1. Originally Posted by Bernard.

I dun get how to do this. If you need anything cleared I can tell you what it is if my paint writing is that bad. The numbers are angle measures.
You can say since the center of the shape(?) U has 3 lines extending to the edges of the shape, the sides of the radii must be the same as well as the sides of all the triangles.
Imagine a hexagon with 6 triangles basically, all the sides are the same and consist of mainly the same angle measurements

2. Originally Posted by TazWuzHereLowlz

You can say since the center of the shape(?) U has 3 lines extending to the edges of the shape, the sides of the radii must be the same as well as the sides of all the triangles.
This isn't a circle :\ and not necessarily 1/2 of a hexagon.

3. Angle-Side-Angle theorem or sth like that? Das some third grade shit can't remember.

4. Originally Posted by Bernard.

This isn't a circle :\ and not necessarily 1/2 of a hexagon.
Just wondering, is that a PART of the problem or is that the whole problem itself? It seems like an in-completed shape.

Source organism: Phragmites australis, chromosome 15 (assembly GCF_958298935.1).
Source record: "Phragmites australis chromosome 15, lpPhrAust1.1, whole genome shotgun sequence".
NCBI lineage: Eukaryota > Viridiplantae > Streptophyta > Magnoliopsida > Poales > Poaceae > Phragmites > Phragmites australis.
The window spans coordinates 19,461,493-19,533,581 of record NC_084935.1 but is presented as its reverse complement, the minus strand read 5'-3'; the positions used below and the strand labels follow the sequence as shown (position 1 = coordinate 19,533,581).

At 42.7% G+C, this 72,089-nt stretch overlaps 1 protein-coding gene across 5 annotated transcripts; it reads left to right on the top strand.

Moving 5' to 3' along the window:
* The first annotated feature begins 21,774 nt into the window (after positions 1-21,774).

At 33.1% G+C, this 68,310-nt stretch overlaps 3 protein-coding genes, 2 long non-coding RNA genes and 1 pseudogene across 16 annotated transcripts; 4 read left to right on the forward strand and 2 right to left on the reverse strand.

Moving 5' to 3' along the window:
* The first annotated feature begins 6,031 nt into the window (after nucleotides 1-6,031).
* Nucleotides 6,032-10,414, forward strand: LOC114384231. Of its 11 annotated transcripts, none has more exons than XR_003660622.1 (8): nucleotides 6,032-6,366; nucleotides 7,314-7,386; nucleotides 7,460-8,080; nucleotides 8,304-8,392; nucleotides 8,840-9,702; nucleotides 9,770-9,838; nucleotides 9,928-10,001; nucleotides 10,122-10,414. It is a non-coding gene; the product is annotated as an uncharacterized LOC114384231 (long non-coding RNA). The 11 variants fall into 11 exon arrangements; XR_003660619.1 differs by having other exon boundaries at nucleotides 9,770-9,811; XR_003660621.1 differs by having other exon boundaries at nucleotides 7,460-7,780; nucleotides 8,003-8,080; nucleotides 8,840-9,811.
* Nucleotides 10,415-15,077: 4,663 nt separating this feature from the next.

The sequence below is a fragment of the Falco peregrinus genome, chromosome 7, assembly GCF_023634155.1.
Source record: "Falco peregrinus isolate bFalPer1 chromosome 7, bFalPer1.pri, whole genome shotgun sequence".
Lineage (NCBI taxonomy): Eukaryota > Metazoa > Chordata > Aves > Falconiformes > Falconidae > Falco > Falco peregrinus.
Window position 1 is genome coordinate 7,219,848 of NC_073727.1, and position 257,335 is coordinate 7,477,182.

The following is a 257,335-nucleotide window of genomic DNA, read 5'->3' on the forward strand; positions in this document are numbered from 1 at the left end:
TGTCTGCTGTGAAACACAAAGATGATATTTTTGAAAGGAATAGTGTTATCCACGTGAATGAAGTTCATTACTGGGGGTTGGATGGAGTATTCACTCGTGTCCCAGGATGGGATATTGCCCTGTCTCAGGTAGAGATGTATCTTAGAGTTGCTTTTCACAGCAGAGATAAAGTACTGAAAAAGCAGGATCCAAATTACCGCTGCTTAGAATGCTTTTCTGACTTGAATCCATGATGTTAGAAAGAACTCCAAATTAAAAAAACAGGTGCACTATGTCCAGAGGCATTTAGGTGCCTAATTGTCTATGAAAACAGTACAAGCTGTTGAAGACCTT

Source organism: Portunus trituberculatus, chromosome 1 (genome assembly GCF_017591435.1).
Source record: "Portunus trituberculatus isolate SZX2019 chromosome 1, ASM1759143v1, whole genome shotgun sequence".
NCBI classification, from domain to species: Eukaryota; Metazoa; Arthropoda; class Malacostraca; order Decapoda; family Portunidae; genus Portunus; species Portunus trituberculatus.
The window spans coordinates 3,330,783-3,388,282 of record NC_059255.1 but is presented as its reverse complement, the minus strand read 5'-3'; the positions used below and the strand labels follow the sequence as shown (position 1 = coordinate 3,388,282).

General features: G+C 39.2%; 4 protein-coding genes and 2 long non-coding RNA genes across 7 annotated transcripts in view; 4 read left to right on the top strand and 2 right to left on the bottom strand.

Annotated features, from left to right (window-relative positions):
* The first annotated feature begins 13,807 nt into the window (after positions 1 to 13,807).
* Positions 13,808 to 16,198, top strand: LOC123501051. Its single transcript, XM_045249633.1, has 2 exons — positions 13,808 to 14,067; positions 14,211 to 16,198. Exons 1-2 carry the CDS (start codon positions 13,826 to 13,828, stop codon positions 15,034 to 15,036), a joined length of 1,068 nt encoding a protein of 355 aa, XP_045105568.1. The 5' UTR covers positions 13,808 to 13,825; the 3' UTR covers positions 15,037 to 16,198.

5. Originally Posted by TazWuzHereLowlz

Just wondering, is that a PART of the problem or is that the whole problem itself? It seems like an in-completed shape.
That's the whole problem itself.

6. Shit, I've failed geometry three times in row!

7. For HB: sin(22) = opp/hyp => HB/BU
For BL: sin(22) = opp/hyp => BL/BU

Therefore:
HB/BU = BL/BU
HB = BL

Disclaimer, not 100% sure because one of the triangles is over 90 degrees, but I assume it'll be fine.

8. ## The Following User Says Thank You to arunforce For This Useful Post:

[MPGH]Bernard. (02-11-2014)

9. Just look it up on Khan Academy and learn it. If you haven't learned this, you probably shouldn't be in your current grade of mathematics.
I miss this stuff. I can't even find my shit on Khan anymore. Awkward.

10. you need skype for a better explainations

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